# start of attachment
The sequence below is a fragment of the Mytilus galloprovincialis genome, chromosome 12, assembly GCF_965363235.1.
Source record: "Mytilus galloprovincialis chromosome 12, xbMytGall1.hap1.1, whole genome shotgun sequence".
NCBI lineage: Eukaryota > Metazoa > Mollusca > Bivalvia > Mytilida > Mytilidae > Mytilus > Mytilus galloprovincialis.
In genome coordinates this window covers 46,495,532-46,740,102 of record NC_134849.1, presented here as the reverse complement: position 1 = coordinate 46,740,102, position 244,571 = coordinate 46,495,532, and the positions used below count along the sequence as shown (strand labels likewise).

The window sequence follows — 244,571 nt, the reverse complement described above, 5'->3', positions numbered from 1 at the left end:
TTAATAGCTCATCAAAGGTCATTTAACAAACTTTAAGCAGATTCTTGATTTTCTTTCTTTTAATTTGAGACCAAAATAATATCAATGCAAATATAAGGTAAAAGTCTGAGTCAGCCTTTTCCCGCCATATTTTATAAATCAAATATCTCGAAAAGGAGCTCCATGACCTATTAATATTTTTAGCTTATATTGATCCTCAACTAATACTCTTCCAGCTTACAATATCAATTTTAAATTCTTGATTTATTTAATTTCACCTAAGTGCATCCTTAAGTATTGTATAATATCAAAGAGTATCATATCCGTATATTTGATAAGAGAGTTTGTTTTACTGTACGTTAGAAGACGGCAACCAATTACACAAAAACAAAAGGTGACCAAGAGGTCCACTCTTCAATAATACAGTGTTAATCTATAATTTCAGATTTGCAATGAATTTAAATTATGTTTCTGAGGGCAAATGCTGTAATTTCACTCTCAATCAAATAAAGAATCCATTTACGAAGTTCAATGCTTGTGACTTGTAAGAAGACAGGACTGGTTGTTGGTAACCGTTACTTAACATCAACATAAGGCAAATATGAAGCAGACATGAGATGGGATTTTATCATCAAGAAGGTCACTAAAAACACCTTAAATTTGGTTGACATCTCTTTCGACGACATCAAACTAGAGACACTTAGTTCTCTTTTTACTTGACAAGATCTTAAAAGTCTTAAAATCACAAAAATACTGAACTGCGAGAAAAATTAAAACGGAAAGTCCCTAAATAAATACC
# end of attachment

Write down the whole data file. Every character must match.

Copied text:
The sequence below is a fragment of the Mytilus galloprovincialis genome, chromosome 12, assembly GCF_965363235.1.
Source record: "Mytilus galloprovincialis chromosome 12, xbMytGall1.hap1.1, whole genome shotgun sequence".
NCBI lineage: Eukaryota > Metazoa > Mollusca > Bivalvia > Mytilida > Mytilidae > Mytilus > Mytilus galloprovincialis.
In genome coordinates this window covers 46,495,532-46,740,102 of record NC_134849.1, presented here as the reverse complement: position 1 = coordinate 46,740,102, position 244,571 = coordinate 46,495,532, and the positions used below count along the sequence as shown (strand labels likewise).

The window sequence follows — 244,571 nt, the reverse complement described above, 5'->3', positions numbered from 1 at the left end:
TTAATAGCTCATCAAAGGTCATTTAACAAACTTTAAGCAGATTCTTGATTTTCTTTCTTTTAATTTGAGACCAAAATAATATCAATGCAAATATAAGGTAAAAGTCTGAGTCAGCCTTTTCCCGCCATATTTTATAAATCAAATATCTCGAAAAGGAGCTCCATGACCTATTAATATTTTTAGCTTATATTGATCCTCAACTAATACTCTTCCAGCTTACAATATCAATTTTAAATTCTTGATTTATTTAATTTCACCTAAGTGCATCCTTAAGTATTGTATAATATCAAAGAGTATCATATCCGTATATTTGATAAGAGAGTTTGTTTTACTGTACGTTAGAAGACGGCAACCAATTACACAAAAACAAAAGGTGACCAAGAGGTCCACTCTTCAATAATACAGTGTTAATCTATAATTTCAGATTTGCAATGAATTTAAATTATGTTTCTGAGGGCAAATGCTGTAATTTCACTCTCAATCAAATAAAGAATCCATTTACGAAGTTCAATGCTTGTGACTTGTAAGAAGACAGGACTGGTTGTTGGTAACCGTTACTTAACATCAACATAAGGCAAATATGAAGCAGACATGAGATGGGATTTTATCATCAAGAAGGTCACTAAAAACACCTTAAATTTGGTTGACATCTCTTTCGACGACATCAAACTAGAGACACTTAGTTCTCTTTTTACTTGACAAGATCTTAAAAGTCTTAAAATCACAAAAATACTGAACTGCGAGAAAAATTAAAACGGAAAGTCCCTAAATAAATACC